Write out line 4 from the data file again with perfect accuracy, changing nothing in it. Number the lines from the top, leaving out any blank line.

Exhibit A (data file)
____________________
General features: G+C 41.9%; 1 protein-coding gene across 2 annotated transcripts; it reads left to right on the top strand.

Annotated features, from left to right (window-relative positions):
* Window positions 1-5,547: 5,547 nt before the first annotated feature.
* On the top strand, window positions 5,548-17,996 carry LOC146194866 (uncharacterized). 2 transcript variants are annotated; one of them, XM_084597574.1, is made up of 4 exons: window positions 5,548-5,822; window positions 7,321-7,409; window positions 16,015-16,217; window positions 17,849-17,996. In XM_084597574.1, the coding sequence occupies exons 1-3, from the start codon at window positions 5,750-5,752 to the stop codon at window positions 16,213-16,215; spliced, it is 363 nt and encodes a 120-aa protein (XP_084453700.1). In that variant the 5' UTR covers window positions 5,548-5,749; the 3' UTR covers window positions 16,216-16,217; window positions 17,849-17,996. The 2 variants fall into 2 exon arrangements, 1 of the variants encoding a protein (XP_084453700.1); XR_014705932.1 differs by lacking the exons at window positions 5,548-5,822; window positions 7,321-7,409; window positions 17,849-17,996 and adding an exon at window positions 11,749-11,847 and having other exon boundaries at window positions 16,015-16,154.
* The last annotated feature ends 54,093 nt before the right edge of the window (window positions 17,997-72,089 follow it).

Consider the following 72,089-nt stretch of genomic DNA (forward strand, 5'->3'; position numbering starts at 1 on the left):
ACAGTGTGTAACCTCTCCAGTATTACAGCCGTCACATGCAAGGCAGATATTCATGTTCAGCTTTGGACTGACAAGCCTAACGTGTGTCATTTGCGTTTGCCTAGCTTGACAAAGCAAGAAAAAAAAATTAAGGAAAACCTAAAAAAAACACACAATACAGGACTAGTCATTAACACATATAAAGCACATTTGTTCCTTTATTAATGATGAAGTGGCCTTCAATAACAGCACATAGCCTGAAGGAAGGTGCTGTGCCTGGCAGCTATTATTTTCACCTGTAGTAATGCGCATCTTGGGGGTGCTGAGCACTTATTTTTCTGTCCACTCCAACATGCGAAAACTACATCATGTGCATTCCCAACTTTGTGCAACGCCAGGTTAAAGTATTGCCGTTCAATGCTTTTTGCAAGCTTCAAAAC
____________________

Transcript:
* On the top strand, window positions 5,548-17,996 carry LOC146194866 (uncharacterized). 2 transcript variants are annotated; one of them, XM_084597574.1, is made up of 4 exons: window positions 5,548-5,822; window positions 7,321-7,409; window positions 16,015-16,217; window positions 17,849-17,996. In XM_084597574.1, the coding sequence occupies exons 1-3, from the start codon at window positions 5,750-5,752 to the stop codon at window positions 16,213-16,215; spliced, it is 363 nt and encodes a 120-aa protein (XP_084453700.1). In that variant the 5' UTR covers window positions 5,548-5,749; the 3' UTR covers window positions 16,216-16,217; window positions 17,849-17,996. The 2 variants fall into 2 exon arrangements, 1 of the variants encoding a protein (XP_084453700.1); XR_014705932.1 differs by lacking the exons at window positions 5,548-5,822; window positions 7,321-7,409; window positions 17,849-17,996 and adding an exon at window positions 11,749-11,847 and having other exon boundaries at window positions 16,015-16,154.